“Perch-coo, coo, coo.”

“Perch-coo, coo, coo.”

This gentle, repeated cooing sound is one of the most powerful memories of my childhood.

But for most of my formative years, I was wrong about these birds.

I was most often awakened by these gentle creatures in the morning. So, when as a child people said to me these birds were ‘mourning doves’ I heard ‘morning doves.’

It wasn’t until deep into my adolescence and having a few experiences of grief, that the cooing of the mourning doves took on a different meaning altogether.

I saw them differently.

I experienced them differently.

They were even more precious than before.

They were now multidimensional.

Over time, the morning/mourning doves outside of my window became an audible and visual reminder to me of God’s presence.

God’s presence on every bright filled expectant morning.

God’s presence on days that mourning greeted me.

God’s presence every day.

Morning and mourning, and the interplay of both in the life of faith, are the best way to describe how First UMC in Holland, Michigan, came to develop an interactive prayer station, a Service of Atonement, and personal testimony videos, to accompany the Reconciling Ministry Toolkit process.

Early in the process, the Core team attended one-to-one visits, gathered information about the history of this faith community, and began discussing a very challenging time in the history of LGBTQ+ inclusion at First. As we became aware of this pain, it made us pause. It made us wonder and think about what it might look like to tend to these deep wounds that, although many years had passed, still had their hold and presence in the system of this faith community.

It made us consider if we are to greet the new morning of inclusion and identity as a Reconciling Congregation, what kind of mourning needed to happen first?

From these conversations and attention to the emotional system, grew the idea of hosting a Service of Atonement so that we could accurately name the hurt and grief still present and work towards a path of forgiveness and healing. We also wanted to provide a platform so that people could individually, and also as a faith community, say that we were sorry for the ways in which LGBTQ+ persons and community have been harmed by our church. In this very moving and touching service led by the then Core team, we asked for forgiveness and prayed for reconciliation with the LGBTQ+ community.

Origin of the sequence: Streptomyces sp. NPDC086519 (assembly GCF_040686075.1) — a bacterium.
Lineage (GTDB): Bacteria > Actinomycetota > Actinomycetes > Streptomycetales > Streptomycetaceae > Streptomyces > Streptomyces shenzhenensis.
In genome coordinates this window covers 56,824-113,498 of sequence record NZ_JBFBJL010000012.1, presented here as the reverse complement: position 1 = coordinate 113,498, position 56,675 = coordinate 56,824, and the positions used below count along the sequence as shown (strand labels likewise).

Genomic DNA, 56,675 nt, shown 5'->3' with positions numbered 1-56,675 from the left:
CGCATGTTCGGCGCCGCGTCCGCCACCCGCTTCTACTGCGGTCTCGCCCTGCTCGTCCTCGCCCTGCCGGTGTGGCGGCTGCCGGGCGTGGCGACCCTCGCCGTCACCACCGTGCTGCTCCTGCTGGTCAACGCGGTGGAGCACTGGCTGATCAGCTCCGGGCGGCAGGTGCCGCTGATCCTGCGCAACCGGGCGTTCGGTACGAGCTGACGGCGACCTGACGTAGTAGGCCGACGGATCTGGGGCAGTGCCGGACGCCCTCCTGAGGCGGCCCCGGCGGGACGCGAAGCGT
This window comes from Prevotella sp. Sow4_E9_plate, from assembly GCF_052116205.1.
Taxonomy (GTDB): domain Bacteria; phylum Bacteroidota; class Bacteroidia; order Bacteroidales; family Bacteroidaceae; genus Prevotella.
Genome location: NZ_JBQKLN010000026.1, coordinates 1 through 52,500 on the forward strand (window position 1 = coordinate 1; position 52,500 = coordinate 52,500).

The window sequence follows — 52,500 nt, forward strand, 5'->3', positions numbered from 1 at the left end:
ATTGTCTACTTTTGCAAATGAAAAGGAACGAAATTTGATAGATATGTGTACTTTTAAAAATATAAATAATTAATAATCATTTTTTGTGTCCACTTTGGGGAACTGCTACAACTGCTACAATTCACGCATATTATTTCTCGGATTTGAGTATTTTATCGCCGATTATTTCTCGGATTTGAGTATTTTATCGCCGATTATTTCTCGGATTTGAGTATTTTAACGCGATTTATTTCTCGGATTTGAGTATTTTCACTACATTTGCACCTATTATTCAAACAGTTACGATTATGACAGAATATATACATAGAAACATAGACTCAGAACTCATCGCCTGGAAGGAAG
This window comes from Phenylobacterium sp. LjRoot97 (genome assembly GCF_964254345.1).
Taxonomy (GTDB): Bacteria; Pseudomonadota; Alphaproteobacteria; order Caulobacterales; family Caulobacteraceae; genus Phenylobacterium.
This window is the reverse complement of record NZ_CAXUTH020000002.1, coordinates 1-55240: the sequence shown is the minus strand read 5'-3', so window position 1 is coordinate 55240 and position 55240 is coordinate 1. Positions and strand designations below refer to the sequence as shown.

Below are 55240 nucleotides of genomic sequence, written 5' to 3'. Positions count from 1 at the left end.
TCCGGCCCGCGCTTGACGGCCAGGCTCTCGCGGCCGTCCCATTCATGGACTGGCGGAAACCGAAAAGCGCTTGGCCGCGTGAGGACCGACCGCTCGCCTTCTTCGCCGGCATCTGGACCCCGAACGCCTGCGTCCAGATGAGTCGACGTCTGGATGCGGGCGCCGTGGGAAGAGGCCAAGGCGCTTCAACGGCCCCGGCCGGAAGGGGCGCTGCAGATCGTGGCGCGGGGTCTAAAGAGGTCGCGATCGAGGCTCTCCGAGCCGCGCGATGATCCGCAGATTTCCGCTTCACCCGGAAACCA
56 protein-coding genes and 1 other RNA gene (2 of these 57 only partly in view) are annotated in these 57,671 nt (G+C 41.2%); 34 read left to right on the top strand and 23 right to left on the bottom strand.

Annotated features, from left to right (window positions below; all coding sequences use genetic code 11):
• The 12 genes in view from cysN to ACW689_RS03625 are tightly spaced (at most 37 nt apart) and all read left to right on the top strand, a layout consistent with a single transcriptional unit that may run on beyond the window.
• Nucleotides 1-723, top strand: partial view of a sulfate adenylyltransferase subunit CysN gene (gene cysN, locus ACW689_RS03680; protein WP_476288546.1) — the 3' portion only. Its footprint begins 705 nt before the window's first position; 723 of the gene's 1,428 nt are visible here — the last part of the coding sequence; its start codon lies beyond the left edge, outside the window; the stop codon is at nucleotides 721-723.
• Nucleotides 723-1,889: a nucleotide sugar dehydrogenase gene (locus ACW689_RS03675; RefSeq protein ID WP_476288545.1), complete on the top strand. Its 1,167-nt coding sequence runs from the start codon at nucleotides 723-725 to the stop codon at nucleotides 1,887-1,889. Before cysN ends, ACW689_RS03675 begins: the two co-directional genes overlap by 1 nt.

In preparation for this service, we constructed an interactive art/prayer installation created out of doors that walked a person through interacting with and praying through Acts 16:16-26 (the story of how Paul and Silas were imprisoned and how, as they prayed and sang, their chains were broken). This scripture was chosen because it presented what happens to us when we wear chains of exclusion and how God’s desire is for those to be broken and for all of us to be set free in God’s all-encompassing, completely inclusive love.

This scripture was then woven together with the visual imagery of the doors that represented how our church doors have been closed to the LGBTQ+ community. In each of the three stations, people moved from naming the discrimination and pain the church or they individually had caused LGBTQ+ persons (Station 1), to receive God’s love and forgiveness (Station 2), to then being invited to participate in inclusion by helping to create a cross created with nails and rubber bands to emphasize Christ’s desire for us to be interconnected and woven together (Station 3).

Over the course of time, it was very powerful to witness the chains growing on Station 1 as people named the harm and also to see the cross evolve as participants embraced inclusion. Some folks participated before or after service, but it was not uncommon to find an individual going through them on their own.

At the Service of Atonement, we invited those participating to come to cut the paper chains on Station 1 as a visual demonstration of this new day, albeit imperfectly, that we are living into at Holland First. As long as I live, I will not forget the power of seeing those chains falling to the floor as those present sang the song Welcome Table by Alice Walker.

In addition to these two invitations to participate in the work of healing, we also felt the need for people to share their personal stories and desire for LGBTQ+ inclusion via videos that were then shown in worship and posted on our church’s website. These heartfelt videos, which focused on relationships more than anything, became another tool to witness to love.    

We at Holland First are now in the part of the Reconciling process in which we are awaiting the final results of our survey. As we engage this dance of justice and relational work, knowing fully that we are just at the beginning of it, I give thanks to the One for the opportunity to serve in this context in this time. I pray we greet the new morning/mourning at Holland First as a Reconciling Congregation this year.

Rev. Tania Dozeman, LPC

Associate Pastor, First UMC Holland, MI

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